Is there a Google Monopoly? In Europe? Today?
If that three-question question seems awkward and clumsy it’s because … it is. And that’s the point. The European Union has handed down an almost unbelievably large fine because of what it sees as anti-trust violations by the search behemoth, and if you think you have any idea whether there’s a Google Monopoly related to this you’re a better lawyer than I. Of course, I’m not a lawyer.
Lawyers will be slugging this one out for years and frankly, they won’t ever come up with a real answer to the Google Monopoly question. Time for a short trip in The Answer Guy Central Time Machine.
We’ve been asking the “Is Google a Monopoly?” question for quite a while. And while the definition of monopoly is itself in question, what the European Union is harping on with their years-in-the-making fine is something different; Google is being accused of anti-trust violations, which could be linked to monopolistic practices but also (generally) require some form of outside-your-own-purvey action. Anti-trust is a form of collusion and—thank you, Donald Trump—collusion is only illegal under certain circumstances.
Of course—and again—I’m neither an attorney nor in the European Union. But the decision and fine handed Google yesterday are, simply, ill-conceived. The antitrust filing states that Google showed users results from Google Shopping “irrespective of [their] merits,” depriving rival price comparison sites of traffic. Think about that:
- Google is a search engine, and despite their size not the only one
- Search is subjective and always changing
- Objectivity in search, by definition, doesn’t exist
While Google makes most of its money from advertising, it steadfastly denies advertising and search are linked. “Find me some information” has nothing to do with “where can I buy Product X?” unless the question includes a ton of specificity.
If you asked Google “where is the cheapest widget in Paris?” and the answer pointed you at a Google partner instead of and excluding the correct answer, the EU’s fine could make sense. Of course, you’d need to include “right now” and “assuming the information was available”.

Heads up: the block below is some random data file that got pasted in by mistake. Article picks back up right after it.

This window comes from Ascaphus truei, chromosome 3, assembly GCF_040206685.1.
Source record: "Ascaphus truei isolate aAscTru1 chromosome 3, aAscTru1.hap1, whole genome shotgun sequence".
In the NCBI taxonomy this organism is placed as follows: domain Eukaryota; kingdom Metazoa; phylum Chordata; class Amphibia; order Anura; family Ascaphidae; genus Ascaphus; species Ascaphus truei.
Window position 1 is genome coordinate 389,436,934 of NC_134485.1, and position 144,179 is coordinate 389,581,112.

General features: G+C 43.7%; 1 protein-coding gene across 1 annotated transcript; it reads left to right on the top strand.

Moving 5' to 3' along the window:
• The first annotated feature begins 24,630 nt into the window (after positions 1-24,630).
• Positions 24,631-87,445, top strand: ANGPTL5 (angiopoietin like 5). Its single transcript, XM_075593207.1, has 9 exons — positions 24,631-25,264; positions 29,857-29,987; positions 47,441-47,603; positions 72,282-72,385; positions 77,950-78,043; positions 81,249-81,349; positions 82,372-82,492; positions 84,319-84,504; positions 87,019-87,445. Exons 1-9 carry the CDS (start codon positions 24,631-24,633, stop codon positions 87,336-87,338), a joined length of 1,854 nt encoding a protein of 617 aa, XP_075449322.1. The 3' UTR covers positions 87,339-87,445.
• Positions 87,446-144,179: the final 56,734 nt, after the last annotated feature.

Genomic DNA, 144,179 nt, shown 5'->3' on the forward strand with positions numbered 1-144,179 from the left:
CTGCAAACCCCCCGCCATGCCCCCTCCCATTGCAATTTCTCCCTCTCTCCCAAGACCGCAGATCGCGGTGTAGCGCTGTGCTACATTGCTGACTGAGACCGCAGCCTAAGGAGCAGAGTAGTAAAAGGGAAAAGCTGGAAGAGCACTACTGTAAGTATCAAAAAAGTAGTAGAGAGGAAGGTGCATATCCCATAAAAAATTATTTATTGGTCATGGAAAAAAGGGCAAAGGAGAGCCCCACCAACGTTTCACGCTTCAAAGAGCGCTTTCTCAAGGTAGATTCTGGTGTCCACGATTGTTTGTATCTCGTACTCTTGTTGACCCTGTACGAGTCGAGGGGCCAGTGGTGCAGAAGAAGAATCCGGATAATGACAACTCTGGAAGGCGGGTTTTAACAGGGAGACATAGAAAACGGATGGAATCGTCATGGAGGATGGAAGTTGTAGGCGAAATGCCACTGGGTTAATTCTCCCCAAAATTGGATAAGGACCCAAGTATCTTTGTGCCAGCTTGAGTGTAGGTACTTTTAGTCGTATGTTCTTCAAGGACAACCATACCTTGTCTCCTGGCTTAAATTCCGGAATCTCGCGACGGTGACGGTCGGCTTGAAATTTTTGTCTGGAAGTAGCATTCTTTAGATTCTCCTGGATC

The Google Monopoly
There is no Google Monopoly. OK, so maybe there is, but that’s the thing; maybe isn’t how you describe “complete nobody-can-compete unfairness”. Is it creepy that Google no longer needs your data? You bet it is. Does Google doing things that compel you to use more data have the potential to cost you money you weren’t planning to spend? Yes, but it isn’t as though you don’t gain something. Do I and everyone who works with search engine optimization wish we had a handle on Google’s Secret Sauce? Of course. But none of that matters, for two simple reasons:
- Google is only obligated to care about EU ruling if they have a physical presence there, and they could shut down that presence anytime and still make as much money as they do right now.
- Business is all about finding gray areas and exploiting them
In other words, the European Union is playing with fire. Google could move all their Europe-based jobs outside of Europe any time, and remember there is no actual Google Monopoly. NBD, as the kids would say.
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